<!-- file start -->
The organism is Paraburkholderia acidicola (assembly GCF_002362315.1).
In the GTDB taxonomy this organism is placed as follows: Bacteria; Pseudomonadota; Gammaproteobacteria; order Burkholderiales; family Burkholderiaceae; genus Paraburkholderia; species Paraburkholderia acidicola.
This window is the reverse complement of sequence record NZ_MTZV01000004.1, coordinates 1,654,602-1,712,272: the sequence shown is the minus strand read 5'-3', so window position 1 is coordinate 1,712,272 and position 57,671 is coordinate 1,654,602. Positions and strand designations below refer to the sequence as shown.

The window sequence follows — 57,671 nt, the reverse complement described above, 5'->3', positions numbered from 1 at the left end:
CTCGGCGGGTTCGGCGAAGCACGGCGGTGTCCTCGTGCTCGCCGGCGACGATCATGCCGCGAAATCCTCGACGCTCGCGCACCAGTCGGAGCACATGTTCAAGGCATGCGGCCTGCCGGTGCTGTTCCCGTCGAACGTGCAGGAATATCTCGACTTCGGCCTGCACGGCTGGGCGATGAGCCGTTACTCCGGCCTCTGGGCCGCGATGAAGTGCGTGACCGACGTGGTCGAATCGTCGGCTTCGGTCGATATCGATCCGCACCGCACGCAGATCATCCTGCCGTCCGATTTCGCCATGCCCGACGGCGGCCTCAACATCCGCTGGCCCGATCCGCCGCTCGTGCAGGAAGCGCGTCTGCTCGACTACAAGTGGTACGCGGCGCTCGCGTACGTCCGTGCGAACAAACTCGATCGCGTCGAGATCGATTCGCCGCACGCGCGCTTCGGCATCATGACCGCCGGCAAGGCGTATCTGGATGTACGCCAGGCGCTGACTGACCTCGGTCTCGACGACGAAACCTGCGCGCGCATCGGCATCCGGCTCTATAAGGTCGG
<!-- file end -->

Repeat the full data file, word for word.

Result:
The organism is Paraburkholderia acidicola (assembly GCF_002362315.1).
In the GTDB taxonomy this organism is placed as follows: Bacteria; Pseudomonadota; Gammaproteobacteria; order Burkholderiales; family Burkholderiaceae; genus Paraburkholderia; species Paraburkholderia acidicola.
This window is the reverse complement of sequence record NZ_MTZV01000004.1, coordinates 1,654,602-1,712,272: the sequence shown is the minus strand read 5'-3', so window position 1 is coordinate 1,712,272 and position 57,671 is coordinate 1,654,602. Positions and strand designations below refer to the sequence as shown.

The window sequence follows — 57,671 nt, the reverse complement described above, 5'->3', positions numbered from 1 at the left end:
CTCGGCGGGTTCGGCGAAGCACGGCGGTGTCCTCGTGCTCGCCGGCGACGATCATGCCGCGAAATCCTCGACGCTCGCGCACCAGTCGGAGCACATGTTCAAGGCATGCGGCCTGCCGGTGCTGTTCCCGTCGAACGTGCAGGAATATCTCGACTTCGGCCTGCACGGCTGGGCGATGAGCCGTTACTCCGGCCTCTGGGCCGCGATGAAGTGCGTGACCGACGTGGTCGAATCGTCGGCTTCGGTCGATATCGATCCGCACCGCACGCAGATCATCCTGCCGTCCGATTTCGCCATGCCCGACGGCGGCCTCAACATCCGCTGGCCCGATCCGCCGCTCGTGCAGGAAGCGCGTCTGCTCGACTACAAGTGGTACGCGGCGCTCGCGTACGTCCGTGCGAACAAACTCGATCGCGTCGAGATCGATTCGCCGCACGCGCGCTTCGGCATCATGACCGCCGGCAAGGCGTATCTGGATGTACGCCAGGCGCTGACTGACCTCGGTCTCGACGACGAAACCTGCGCGCGCATCGGCATCCGGCTCTATAAGGTCGG